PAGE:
I hesitate to say this, but perhaps there’s a proclivity among women to innovate – and not just in the traditional clothing.

    As for the Robinson/Haggard analogy, that’s utterly fascinating. I’m sure the MSM sees the Haggard issue as hypocrisy, unless he had left his wife and kids, then it was “courageous.”

  • http://www.geocities.com/hohjohn John L. Hoh, Jr.

    With Haggard it’s “hypocrisy” because he is publicly against a “secular sacrament” (gay rights). Jefferts Schori embraces this “secular sacrament” and is a hero.

    Another observation about Jefferts Schori’s vestment. Most vestments with symbols have Christian symbols on them, and usually reflect the predominant symbols for that season (i.e., angels for Christmas, dove/flames for Pentecost, etc.). But Jefferts Schori’s vestment contain the symbols of the world’s major religions! This is an ecumenical “Imagine” vestment if I ever saw one. From what I see I recognize the symbols of Islam, Judaism (interesting those two are next to each other–and Islam above Judaism), Greek Orthodox? (circle with Greek cross), an Eastern faith with the “ying/yang” symbol, and Western Christianity with the Latin cross. I’m not sure what the other symbols are for. I’m sure the reporter didn’t understand what is all on the bestment to care to look further into that aspect.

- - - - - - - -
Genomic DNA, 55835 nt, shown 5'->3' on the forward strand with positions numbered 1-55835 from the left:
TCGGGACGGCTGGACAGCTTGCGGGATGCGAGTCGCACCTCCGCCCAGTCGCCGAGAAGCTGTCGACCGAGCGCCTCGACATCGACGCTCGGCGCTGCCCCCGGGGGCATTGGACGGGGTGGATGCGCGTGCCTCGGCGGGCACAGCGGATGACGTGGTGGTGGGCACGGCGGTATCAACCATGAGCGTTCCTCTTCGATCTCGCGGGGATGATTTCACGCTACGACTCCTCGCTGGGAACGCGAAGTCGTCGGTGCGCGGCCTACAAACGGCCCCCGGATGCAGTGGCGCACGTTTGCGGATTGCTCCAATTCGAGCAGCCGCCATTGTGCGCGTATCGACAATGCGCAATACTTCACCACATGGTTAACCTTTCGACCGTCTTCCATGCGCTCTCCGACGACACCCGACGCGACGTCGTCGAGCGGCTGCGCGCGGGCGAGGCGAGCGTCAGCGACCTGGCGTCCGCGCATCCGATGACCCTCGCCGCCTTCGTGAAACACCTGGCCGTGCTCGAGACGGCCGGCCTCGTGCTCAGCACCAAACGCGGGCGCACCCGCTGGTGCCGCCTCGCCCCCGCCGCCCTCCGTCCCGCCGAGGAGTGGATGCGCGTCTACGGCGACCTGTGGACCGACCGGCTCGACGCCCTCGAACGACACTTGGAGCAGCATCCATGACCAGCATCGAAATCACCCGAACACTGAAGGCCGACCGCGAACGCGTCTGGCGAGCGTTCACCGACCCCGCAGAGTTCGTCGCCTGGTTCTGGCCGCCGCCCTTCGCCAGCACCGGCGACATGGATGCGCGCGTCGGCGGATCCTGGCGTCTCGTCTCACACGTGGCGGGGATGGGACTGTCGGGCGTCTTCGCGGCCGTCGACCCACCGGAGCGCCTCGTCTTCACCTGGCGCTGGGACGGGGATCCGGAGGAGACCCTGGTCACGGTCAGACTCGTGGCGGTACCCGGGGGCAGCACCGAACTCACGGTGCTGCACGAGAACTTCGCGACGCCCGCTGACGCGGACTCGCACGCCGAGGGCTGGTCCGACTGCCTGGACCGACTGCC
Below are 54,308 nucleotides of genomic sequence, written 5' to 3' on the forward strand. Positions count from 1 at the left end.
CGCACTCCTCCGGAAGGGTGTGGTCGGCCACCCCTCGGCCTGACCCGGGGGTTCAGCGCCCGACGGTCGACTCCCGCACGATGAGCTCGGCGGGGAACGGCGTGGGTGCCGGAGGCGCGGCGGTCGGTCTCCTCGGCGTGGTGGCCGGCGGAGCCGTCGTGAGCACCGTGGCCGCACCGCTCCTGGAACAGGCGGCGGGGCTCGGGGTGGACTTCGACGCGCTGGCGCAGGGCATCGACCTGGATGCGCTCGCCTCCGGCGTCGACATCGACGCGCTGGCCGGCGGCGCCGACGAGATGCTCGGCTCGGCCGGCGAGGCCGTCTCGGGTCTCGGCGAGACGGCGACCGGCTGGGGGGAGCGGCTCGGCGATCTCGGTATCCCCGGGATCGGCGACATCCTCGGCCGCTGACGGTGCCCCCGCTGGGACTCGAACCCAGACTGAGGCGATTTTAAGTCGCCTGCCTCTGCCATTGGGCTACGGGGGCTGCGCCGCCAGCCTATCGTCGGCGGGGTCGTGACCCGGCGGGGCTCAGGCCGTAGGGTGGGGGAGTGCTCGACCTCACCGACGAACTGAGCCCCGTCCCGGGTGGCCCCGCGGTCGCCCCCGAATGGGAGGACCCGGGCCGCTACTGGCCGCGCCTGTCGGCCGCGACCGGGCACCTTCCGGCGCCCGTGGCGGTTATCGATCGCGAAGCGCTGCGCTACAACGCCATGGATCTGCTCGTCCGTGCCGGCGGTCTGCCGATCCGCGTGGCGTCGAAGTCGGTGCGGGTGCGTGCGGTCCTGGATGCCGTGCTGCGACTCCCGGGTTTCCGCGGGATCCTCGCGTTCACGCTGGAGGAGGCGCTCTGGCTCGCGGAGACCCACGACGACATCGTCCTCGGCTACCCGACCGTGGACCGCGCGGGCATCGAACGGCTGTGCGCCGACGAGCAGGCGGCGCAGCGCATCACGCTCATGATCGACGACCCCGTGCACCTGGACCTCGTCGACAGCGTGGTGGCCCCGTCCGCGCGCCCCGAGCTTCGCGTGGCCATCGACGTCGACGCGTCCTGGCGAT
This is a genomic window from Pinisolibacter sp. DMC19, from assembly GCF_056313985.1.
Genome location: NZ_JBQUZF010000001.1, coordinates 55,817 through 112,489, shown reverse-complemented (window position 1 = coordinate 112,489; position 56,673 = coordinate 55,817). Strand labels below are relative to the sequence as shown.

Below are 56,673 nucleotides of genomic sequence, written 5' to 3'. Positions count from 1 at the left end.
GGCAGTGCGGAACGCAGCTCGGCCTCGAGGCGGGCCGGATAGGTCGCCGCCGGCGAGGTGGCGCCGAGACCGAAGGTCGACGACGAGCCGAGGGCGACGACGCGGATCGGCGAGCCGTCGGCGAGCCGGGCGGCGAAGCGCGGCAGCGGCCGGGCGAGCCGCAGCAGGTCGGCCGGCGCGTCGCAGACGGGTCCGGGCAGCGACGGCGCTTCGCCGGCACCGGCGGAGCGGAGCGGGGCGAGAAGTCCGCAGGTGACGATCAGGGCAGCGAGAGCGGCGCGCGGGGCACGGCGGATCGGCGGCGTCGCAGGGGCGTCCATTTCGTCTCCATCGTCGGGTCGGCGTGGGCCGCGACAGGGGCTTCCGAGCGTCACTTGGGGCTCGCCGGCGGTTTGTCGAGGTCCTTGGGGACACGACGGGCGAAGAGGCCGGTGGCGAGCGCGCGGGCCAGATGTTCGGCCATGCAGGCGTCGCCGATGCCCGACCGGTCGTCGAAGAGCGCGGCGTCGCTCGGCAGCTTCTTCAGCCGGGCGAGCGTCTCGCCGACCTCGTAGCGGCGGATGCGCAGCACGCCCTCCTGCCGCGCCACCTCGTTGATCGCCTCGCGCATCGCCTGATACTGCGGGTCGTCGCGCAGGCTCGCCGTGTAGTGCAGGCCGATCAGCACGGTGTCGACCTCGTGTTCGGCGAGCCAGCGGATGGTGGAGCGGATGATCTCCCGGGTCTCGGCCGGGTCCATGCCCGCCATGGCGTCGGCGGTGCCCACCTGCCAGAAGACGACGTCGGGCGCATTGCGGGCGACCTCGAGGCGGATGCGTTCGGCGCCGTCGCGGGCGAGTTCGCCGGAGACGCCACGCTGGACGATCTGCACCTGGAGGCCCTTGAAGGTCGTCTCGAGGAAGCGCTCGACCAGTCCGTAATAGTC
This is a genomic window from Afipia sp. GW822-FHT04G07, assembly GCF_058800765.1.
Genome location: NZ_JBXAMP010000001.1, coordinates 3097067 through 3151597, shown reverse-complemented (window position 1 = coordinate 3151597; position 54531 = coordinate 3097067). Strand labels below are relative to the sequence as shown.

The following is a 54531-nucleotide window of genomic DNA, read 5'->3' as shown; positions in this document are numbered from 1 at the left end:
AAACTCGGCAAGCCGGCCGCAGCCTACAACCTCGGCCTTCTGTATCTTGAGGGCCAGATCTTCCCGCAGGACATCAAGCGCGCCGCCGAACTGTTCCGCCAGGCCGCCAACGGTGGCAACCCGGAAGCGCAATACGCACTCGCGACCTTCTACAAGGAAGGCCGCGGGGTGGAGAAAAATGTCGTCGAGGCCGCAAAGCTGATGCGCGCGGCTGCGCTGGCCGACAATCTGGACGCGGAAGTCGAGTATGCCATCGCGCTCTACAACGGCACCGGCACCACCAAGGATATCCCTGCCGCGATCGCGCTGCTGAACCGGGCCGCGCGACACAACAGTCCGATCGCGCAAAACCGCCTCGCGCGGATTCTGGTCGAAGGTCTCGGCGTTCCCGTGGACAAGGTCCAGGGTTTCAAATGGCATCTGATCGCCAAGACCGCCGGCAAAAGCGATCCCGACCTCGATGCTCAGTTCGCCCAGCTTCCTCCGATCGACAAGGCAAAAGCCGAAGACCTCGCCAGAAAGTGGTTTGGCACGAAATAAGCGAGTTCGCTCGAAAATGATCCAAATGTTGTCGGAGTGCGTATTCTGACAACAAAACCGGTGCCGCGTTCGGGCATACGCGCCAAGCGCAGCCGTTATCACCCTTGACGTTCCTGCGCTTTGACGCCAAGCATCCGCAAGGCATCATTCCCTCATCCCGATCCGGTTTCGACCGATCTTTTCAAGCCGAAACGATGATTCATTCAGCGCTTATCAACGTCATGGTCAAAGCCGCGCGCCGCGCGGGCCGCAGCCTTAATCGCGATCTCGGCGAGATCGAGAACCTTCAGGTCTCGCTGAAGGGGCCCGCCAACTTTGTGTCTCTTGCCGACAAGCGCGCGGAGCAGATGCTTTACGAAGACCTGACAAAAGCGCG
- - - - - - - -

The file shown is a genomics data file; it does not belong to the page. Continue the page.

• Caelius Spinator

    Anglican bishops are known to wear some fairly outlandish vestments sometimes. Peter Akinola, Primate of All Nigeria, is pictured on the Church of Nigeria web site with a very colorful mitre. And, while I’m not sure if that’s his stole peeking out from his shoulders, it looks rainbowish.

    The comparison between the Robinson and the Haggard stories is interesting. Not knowing certain details about the latter, I can’t really comment on how close the parallels are.

  • Brian